Editorial for the Special Issue on Photometric Analysis for Computer Vision

International Journal of Computer Vision, Jan 2010

Peter Belhumeur, Katsushi Ikeuchi, Emmanuel Prados, Stefano Soatto, Peter Sturm

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Editorial for the Special Issue on Photometric Analysis for Computer Vision

This special issue arises from papers presented at the Work- shop on Photometric Analysis For Computer Vision, held on October Editorial for the Special Issue on Photometric Analysis for Computer Vision Peter Belhumeur 0 1 2 Katsushi Ikeuchi 0 1 2 Emmanuel Prados 0 1 2 Stefano Soatto 0 1 2 Peter Sturm 0 1 2 0 K. Ikeuchi University of Tokyo , 4-6-1 Komaba, Meguro-ku, Tokyo , Japan 1 P. Belhumeur Columbia University , New York, NY 10027 , USA 2 S. Soatto UCLA , 405 Hilgard ave, Los Angeles , USA - appearance of objects can change when they or the camera move. On the one hand, from a theoretical as well as from a computational point of view, a better understanding and handling of these factors should improve robustness to photometric effects. On the other hand, this allows not only to circumvent problems but also to gather valuable information which can be practically exploited in computer vision tasks. One example is the information provided by shading and shadows. This special issue contains 9 papers that cover several important aspects of photometric analysis, ranging from color analysis, shading, illumination, material reflectance, to perceived transparency due to motion blur and specialized appearance models for weather conditions such as rain and snow. The paper by Arjan Gijsenij, Theo Gevers, and Joost van de Weijer considers the problem of color constancy; a novel extension of the gamut mapping approach is presented which incorporates the statistical nature of (derivative) images. Four papers are dedicated to estimating material reflectance properties of objects from images. An active approach is proposed by Chi Cui, Hyunjin Yoo, and Moshe Ben-Ezra. This approach obtains multispectral reflectance properties in relatively uncontrolled settings and without special equipment, using an optimized wide band illumination. William A.P. Smith and Edwin R. Hancock show how to estimate the shape and reflectance properties of a face from a single image. Daisuke Miyazaki, Takushi Shibata, and Katsushi Ikeuchi propose a method to record the appearance of the objects for photorealistic rendering, based on polarization, parametric reflection model, and Daubechies Wavelet. Kuk-Jin Yoon, Emmanuel Prados, and Peter Sturm present a method for the joint estimation of object shape and reflectance from multiple images with known illumination conditions that naturally combines stereo and shading information. Shading is also used in the work by Chenyu Wu, Srinivasa G. Narasimhan, and Branislav Jaramaz which, introduce a multi-view shape-from-shading approach dedicated to perspective endoscopes, for the reconstruction of the surface of bones. Daisuke Miyazaki, Kenji Hara, and Katsushi Ikeuchi show how to apply Photometric Stereo to specular objects seen through glass. In the paper by Vincenzo Caglioti and Alessandro Giusti, the authors show how to model and analyze motion blur and the induced apparent transparency using alpha mattes. Peter C. Barnum, Srinivasa G. Narasimhan, and Takeo Kanade show how to remove weather effects from images due to rain and snow, using a dedicated appearance model combined with a statistical analysis in frequency space. We believe that this special issue consists of a set of exciting papers, demonstrating the benefits of using advanced models and methods in the photometric analysis underlying various computer vision tasks. We thank the authors for their contributions and all the reviewers for their effort and time.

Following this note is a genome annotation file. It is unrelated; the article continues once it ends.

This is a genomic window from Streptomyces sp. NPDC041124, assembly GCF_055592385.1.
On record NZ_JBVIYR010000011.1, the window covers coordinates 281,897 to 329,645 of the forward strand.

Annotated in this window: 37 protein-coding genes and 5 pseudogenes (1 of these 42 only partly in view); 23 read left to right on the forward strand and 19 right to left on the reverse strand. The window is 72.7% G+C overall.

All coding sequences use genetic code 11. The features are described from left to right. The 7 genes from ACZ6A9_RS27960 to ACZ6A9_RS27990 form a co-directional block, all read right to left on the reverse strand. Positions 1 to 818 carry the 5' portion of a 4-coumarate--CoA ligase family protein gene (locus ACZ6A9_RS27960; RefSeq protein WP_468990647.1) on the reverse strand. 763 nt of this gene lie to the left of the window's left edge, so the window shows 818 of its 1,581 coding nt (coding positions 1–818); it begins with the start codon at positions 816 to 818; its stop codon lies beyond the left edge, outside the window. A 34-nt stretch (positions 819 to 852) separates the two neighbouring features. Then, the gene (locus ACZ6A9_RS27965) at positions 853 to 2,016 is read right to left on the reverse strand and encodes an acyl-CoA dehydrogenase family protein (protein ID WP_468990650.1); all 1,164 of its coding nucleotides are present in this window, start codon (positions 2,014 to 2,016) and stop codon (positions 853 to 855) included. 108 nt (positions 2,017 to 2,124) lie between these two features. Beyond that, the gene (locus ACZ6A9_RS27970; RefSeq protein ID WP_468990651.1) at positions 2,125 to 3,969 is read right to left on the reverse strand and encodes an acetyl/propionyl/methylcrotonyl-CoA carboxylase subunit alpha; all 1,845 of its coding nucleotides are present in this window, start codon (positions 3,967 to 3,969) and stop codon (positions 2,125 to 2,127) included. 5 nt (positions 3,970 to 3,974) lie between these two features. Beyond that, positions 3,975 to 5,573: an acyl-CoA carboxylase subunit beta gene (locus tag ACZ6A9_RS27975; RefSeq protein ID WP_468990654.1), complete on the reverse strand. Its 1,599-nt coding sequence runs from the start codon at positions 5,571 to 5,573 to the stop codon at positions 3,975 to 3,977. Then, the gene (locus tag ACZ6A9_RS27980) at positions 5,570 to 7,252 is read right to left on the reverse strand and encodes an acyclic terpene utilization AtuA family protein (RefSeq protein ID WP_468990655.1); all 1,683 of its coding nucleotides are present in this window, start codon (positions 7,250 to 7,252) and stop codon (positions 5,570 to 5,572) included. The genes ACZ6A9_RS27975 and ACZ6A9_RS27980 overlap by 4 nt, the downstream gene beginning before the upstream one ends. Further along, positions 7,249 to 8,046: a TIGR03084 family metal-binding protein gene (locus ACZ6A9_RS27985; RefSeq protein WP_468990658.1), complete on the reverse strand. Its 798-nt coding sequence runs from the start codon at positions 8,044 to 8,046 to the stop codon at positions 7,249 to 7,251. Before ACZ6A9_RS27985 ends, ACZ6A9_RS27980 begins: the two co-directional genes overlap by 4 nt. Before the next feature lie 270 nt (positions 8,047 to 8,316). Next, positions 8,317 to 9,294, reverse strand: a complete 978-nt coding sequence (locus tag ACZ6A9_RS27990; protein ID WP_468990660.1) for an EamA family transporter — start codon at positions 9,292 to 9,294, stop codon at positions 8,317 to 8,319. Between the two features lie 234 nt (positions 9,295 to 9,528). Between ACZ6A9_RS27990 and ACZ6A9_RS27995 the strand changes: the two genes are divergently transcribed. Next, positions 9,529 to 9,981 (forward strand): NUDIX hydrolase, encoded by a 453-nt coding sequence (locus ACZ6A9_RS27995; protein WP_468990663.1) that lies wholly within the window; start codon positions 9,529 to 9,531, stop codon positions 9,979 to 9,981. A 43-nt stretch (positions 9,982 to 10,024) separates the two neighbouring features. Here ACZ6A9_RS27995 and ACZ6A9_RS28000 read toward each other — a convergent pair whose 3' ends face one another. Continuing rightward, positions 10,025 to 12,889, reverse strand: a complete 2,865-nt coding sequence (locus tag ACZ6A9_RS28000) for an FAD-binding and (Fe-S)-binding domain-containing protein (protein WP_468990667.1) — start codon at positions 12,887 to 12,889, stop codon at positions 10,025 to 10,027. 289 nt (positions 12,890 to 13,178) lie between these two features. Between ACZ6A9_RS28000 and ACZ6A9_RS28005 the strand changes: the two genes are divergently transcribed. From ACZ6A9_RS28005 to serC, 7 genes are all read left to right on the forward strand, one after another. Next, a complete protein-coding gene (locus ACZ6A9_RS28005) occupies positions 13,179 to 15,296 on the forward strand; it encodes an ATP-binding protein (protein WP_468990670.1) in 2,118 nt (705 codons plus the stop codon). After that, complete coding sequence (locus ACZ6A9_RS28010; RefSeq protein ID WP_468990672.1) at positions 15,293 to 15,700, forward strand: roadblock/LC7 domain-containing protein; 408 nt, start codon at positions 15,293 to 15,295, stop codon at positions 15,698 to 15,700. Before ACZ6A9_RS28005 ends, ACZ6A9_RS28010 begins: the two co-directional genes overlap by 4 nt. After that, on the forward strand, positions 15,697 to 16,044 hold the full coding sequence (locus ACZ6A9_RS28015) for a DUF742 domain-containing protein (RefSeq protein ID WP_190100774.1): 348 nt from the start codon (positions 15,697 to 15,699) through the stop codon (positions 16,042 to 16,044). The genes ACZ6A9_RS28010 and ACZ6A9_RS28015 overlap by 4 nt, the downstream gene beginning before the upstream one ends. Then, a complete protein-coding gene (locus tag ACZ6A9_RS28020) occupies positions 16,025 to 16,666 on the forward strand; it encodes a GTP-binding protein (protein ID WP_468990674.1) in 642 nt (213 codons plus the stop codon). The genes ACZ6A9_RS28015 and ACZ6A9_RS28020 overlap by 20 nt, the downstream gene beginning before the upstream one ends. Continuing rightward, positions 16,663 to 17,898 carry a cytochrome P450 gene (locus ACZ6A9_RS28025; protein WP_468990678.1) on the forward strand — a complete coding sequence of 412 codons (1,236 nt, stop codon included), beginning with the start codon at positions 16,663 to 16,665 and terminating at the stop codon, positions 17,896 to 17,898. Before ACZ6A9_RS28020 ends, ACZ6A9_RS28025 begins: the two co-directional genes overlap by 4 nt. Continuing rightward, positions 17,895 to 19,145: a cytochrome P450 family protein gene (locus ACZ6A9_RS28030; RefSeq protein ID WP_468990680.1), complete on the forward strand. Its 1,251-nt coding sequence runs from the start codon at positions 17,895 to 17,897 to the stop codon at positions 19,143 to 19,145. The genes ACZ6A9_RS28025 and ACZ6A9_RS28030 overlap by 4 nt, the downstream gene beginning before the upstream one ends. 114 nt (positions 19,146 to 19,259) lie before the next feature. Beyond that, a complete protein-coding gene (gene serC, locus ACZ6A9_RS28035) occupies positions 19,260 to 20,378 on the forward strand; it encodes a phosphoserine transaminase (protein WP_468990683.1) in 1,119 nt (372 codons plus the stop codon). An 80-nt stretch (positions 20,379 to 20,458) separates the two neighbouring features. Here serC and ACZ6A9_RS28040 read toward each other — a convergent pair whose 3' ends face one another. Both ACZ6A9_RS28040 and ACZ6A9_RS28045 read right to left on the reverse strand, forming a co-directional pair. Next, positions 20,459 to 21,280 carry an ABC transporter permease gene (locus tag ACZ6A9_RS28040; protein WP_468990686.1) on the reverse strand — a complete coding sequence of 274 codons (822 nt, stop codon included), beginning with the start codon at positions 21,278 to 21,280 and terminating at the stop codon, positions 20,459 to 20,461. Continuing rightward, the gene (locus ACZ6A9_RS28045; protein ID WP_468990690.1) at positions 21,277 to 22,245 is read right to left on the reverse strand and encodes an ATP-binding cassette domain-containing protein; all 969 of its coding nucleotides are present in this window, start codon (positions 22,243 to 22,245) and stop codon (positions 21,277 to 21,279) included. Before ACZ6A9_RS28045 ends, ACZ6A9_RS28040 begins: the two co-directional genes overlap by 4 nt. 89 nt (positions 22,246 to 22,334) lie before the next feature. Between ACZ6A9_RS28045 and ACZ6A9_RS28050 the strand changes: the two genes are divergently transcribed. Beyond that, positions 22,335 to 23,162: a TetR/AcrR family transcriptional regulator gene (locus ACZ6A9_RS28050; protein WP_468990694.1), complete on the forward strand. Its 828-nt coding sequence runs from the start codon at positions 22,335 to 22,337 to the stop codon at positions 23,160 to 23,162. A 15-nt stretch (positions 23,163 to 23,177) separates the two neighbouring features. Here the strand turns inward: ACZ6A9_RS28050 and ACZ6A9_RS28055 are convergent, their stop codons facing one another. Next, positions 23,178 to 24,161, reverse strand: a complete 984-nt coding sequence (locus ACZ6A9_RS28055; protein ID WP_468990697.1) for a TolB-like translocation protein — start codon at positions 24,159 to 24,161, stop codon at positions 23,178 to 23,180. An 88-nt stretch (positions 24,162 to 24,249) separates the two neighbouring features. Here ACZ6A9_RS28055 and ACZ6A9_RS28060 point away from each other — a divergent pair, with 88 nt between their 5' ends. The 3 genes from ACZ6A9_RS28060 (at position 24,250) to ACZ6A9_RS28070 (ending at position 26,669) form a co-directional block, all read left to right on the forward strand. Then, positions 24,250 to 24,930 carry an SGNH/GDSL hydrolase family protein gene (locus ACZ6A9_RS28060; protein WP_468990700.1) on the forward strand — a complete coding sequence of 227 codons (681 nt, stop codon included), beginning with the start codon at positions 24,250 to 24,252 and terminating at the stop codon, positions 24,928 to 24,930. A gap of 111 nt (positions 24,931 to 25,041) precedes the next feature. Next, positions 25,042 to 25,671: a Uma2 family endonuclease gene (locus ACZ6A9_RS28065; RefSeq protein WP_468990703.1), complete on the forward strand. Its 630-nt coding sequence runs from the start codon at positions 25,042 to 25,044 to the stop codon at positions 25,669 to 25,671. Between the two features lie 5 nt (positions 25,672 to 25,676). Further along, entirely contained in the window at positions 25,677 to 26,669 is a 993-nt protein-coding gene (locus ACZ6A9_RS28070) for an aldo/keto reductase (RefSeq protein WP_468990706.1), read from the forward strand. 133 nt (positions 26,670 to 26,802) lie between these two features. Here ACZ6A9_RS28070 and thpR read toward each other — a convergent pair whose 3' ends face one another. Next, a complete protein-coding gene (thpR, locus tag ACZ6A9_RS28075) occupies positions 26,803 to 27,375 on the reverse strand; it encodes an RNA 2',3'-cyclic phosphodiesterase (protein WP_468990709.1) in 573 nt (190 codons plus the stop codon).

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Peter Belhumeur, Katsushi Ikeuchi, Emmanuel Prados, Stefano Soatto, Peter Sturm. Editorial for the Special Issue on Photometric Analysis for Computer Vision, International Journal of Computer Vision, 2010, 125, DOI: 10.1007/s11263-009-0292-3